What Can We Learn About Navigation From Associative Learning?
The many cue types that animals are able to use for both long- and short-scale navigation have been studied extensively, and a well-researched literature has developed into the strategies that have evolved to exploit information provided by these different cues. Less well understood are questions of how animals select different cues to learn about, and the conditions for learning based on these cues. These queries have tended to concern psychologists interested in the extent to which the principles of associative learning apply to spatial learning. The question is of interest because the predictions of associative learning theories are often at odds with spatial learning theories, which instead tend to emphasize the special types of representation and learning process necessary for navigation. Here I examine spatial learning from an associative perspective, starting with the question of what kinds of associations are formed in associative learning and how these may fit within our knowledge of spatial learning. I then examine the conditions of learning, including the effects of prior experience on spatial learning in terms of both latent inhibition and perceptual learning, changes to the attention paid to spatial stimuli as a result of their predictive history, and the extent to which redundancy — when multiple cues predict same outcome — affects learning. The effects are illustrated mostly with examples from the associative learning literature, which is often with rodents or pigeons. But where possible, I have demonstrated similar effects in more diverse species and have tried to indicate the general learning effects that associative learning theories predict.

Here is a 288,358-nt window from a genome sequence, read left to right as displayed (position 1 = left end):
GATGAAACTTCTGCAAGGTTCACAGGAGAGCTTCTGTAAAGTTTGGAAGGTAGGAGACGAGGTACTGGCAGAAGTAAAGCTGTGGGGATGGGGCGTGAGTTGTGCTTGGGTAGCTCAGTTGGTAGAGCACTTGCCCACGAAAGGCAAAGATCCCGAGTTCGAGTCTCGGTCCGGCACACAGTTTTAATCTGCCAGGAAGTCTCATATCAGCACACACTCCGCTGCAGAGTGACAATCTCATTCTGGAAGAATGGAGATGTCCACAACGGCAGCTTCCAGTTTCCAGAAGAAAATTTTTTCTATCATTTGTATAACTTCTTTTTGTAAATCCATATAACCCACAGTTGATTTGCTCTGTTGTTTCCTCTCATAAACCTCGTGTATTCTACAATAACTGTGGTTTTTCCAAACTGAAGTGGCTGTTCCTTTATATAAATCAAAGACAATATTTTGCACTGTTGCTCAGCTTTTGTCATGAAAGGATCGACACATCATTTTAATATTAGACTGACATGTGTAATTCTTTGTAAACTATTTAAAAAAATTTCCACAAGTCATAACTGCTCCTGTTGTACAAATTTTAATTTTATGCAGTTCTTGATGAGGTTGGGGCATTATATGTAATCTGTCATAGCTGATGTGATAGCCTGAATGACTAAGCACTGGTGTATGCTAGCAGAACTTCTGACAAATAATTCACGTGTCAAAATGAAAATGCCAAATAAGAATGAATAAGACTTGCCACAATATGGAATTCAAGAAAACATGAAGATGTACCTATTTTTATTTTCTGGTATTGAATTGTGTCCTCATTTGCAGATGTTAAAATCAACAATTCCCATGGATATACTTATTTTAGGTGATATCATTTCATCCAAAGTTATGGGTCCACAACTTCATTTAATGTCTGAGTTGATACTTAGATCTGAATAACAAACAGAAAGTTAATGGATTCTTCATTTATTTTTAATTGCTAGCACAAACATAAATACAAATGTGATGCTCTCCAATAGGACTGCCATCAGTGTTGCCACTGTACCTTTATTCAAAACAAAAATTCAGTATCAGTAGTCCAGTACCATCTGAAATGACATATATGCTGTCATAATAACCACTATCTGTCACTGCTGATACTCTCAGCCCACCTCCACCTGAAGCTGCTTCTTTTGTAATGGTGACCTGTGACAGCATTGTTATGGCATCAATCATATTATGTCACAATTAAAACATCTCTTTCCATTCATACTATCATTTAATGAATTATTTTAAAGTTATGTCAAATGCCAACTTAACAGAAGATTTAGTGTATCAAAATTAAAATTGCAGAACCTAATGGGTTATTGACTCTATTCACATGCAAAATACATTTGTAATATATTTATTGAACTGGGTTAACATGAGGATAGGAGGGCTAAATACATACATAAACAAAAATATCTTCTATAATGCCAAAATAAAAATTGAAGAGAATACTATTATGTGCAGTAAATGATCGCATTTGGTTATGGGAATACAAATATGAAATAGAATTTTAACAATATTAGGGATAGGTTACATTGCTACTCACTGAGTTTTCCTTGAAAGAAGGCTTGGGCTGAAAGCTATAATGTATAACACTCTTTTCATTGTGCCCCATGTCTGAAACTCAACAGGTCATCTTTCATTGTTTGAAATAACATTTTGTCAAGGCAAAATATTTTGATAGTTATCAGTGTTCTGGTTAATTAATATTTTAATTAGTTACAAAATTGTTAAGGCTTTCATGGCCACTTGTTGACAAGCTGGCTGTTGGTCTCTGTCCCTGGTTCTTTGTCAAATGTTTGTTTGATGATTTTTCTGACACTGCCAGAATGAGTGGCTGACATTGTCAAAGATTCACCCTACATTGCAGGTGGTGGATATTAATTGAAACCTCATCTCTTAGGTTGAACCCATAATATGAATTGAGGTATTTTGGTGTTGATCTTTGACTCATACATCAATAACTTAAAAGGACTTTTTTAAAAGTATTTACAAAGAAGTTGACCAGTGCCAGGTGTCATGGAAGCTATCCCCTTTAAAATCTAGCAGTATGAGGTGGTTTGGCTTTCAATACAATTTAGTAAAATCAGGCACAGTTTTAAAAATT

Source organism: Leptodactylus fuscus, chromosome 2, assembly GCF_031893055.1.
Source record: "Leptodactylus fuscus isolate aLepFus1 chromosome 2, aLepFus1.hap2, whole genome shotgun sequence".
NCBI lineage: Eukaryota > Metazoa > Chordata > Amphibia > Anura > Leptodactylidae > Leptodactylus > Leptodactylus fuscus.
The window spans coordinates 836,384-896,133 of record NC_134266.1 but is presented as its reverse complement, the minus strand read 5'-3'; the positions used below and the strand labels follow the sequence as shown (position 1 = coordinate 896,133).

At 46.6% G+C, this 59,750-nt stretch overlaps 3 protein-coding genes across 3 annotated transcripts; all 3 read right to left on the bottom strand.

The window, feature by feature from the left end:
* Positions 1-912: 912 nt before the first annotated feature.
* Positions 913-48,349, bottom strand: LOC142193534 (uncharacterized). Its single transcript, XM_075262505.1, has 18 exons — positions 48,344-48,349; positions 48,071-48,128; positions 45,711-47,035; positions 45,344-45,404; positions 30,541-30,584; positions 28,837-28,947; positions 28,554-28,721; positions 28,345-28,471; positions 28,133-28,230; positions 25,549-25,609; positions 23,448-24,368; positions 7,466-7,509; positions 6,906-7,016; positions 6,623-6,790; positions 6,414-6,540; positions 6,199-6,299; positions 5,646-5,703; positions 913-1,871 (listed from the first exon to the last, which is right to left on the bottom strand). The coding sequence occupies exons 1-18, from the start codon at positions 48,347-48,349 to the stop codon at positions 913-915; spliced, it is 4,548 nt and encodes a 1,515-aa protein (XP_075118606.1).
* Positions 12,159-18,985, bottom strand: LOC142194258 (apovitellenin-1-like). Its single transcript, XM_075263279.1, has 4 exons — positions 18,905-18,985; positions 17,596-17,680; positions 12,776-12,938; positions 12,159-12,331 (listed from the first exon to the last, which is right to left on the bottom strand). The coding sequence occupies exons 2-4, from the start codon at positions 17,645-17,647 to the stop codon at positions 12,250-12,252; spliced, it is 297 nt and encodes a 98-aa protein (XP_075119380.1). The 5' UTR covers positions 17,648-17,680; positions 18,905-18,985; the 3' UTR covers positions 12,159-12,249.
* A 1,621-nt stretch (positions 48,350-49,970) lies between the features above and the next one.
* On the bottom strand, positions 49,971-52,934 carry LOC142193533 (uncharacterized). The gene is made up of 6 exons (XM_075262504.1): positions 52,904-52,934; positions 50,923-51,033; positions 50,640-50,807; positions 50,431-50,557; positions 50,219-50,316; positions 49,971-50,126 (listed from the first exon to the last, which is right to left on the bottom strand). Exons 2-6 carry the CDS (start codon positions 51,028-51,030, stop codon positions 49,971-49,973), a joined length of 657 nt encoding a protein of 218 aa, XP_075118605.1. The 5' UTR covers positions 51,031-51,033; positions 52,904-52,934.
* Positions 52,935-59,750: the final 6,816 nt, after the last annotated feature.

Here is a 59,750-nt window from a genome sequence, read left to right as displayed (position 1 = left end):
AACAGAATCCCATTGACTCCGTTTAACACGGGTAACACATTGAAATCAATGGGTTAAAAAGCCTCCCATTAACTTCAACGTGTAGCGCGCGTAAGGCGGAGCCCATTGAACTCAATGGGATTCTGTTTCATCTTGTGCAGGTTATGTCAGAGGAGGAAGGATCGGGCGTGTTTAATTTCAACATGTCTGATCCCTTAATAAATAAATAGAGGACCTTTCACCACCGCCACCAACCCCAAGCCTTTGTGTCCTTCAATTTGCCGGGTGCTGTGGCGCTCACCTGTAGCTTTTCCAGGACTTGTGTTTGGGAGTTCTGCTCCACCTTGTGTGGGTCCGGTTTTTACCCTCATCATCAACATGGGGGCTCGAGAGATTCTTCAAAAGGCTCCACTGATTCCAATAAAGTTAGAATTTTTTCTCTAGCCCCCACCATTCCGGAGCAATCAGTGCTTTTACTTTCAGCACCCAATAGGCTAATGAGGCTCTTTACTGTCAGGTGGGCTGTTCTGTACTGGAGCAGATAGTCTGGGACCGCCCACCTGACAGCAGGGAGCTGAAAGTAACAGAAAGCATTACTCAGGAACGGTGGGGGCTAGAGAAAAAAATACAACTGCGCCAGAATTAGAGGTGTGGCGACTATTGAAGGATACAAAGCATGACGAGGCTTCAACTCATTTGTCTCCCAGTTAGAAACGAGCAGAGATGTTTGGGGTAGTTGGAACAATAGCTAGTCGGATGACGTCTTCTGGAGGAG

Keywords: spatial learning, associative learning, cue competition, cognitive map, geometry